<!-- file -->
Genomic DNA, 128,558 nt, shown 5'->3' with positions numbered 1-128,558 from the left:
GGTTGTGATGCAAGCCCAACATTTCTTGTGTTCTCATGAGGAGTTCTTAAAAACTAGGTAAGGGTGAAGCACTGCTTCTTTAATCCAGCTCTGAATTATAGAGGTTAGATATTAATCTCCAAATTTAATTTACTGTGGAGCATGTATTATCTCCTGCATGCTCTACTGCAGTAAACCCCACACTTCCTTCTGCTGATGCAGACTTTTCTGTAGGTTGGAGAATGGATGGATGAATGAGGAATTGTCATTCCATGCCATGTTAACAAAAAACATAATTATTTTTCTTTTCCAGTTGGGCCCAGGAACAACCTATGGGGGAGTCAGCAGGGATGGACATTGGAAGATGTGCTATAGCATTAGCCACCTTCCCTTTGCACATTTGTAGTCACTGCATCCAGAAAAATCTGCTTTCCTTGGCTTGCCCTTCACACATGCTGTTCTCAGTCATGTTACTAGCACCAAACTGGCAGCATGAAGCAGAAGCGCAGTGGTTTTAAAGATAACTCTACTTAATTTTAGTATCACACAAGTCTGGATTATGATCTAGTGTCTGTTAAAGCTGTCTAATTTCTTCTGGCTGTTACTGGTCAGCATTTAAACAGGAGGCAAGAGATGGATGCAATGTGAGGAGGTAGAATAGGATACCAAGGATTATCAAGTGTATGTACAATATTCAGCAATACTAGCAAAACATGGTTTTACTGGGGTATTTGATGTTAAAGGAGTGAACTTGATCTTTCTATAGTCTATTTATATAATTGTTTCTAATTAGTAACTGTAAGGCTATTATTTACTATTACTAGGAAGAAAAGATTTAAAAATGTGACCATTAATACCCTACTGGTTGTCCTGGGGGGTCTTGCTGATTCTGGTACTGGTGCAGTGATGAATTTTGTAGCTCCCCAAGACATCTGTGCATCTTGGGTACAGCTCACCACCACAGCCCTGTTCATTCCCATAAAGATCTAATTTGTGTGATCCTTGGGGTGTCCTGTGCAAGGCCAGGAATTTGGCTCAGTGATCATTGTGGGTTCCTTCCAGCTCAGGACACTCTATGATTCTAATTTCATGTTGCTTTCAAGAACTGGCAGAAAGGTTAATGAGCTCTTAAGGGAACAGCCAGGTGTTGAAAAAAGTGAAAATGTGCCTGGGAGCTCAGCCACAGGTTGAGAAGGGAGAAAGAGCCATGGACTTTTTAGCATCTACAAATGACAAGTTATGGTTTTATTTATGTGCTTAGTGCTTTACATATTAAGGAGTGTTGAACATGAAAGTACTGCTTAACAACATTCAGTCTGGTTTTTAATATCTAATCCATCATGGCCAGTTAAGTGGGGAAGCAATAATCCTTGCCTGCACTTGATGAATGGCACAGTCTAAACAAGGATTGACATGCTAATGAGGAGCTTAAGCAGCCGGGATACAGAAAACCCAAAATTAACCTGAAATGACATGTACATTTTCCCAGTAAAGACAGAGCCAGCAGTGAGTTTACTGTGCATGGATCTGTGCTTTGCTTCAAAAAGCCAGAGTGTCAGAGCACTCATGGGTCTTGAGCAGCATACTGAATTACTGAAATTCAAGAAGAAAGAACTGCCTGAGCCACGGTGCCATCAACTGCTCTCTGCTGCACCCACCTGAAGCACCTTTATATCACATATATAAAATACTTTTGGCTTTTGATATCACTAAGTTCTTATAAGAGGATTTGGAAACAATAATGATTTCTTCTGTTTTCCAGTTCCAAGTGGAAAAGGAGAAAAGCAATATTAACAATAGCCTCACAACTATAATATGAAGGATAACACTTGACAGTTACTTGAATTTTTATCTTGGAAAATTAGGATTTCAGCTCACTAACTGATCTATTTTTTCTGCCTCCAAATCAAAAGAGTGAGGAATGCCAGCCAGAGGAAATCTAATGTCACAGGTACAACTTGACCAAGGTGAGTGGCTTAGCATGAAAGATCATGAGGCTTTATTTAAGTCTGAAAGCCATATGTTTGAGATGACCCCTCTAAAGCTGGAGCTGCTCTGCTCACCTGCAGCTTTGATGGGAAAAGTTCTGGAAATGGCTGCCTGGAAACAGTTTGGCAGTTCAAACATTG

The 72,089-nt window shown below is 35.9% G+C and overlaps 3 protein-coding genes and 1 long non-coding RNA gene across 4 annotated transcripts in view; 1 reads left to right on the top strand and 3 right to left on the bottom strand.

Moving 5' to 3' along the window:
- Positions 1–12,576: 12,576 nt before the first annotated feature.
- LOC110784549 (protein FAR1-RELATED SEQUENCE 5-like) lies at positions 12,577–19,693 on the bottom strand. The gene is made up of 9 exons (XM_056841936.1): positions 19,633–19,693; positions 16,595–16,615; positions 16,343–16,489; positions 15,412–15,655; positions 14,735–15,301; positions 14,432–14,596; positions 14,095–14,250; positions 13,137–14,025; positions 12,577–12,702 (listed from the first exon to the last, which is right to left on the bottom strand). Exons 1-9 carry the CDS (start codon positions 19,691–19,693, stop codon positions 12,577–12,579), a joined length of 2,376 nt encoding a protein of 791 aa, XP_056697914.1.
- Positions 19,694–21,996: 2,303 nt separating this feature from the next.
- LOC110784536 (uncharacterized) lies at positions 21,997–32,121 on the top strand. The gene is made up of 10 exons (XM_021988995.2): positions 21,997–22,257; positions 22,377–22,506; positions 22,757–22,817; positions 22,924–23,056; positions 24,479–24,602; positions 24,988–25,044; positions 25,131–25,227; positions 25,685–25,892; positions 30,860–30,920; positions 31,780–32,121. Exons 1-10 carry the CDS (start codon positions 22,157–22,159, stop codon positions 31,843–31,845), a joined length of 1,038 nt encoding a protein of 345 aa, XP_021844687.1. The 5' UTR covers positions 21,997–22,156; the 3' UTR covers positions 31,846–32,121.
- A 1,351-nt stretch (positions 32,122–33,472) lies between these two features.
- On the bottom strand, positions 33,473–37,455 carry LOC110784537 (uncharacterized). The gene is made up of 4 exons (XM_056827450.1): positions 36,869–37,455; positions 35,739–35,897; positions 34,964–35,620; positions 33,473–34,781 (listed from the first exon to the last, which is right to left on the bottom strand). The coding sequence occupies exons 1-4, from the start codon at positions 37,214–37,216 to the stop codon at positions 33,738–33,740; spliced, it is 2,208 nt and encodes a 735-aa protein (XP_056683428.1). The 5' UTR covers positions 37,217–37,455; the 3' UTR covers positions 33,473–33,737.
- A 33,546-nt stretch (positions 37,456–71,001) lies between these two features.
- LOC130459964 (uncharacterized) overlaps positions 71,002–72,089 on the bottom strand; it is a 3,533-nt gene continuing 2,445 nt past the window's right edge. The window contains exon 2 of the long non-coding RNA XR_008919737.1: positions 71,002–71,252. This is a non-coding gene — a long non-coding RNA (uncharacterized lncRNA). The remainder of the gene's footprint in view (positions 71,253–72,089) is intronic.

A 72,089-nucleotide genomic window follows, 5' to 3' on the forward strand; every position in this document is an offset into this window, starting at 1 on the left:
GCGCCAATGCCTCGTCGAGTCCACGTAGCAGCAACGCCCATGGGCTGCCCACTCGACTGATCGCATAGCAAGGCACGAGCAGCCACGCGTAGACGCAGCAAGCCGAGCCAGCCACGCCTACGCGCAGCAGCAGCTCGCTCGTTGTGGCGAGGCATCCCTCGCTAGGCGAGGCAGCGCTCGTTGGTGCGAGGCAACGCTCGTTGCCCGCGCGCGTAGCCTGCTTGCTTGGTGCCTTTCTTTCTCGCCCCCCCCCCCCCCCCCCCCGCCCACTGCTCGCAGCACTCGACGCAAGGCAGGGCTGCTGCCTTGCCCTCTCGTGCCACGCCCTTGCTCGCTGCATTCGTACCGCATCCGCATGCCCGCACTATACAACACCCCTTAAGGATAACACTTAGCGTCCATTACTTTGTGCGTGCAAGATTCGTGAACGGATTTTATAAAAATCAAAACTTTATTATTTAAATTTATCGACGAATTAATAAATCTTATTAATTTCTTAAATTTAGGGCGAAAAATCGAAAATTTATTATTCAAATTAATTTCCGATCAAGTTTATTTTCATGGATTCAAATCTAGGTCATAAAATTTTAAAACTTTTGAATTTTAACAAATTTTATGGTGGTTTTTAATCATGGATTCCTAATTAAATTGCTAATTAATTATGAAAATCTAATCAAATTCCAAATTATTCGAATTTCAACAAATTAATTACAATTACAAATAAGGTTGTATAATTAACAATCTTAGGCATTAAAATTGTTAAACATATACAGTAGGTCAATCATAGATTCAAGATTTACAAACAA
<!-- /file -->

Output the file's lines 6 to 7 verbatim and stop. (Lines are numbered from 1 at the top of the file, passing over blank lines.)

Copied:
- LOC110784549 (protein FAR1-RELATED SEQUENCE 5-like) lies at positions 12,577–19,693 on the bottom strand. The gene is made up of 9 exons (XM_056841936.1): positions 19,633–19,693; positions 16,595–16,615; positions 16,343–16,489; positions 15,412–15,655; positions 14,735–15,301; positions 14,432–14,596; positions 14,095–14,250; positions 13,137–14,025; positions 12,577–12,702 (listed from the first exon to the last, which is right to left on the bottom strand). Exons 1-9 carry the CDS (start codon positions 19,691–19,693, stop codon positions 12,577–12,579), a joined length of 2,376 nt encoding a protein of 791 aa, XP_056697914.1.
- Positions 19,694–21,996: 2,303 nt separating this feature from the next.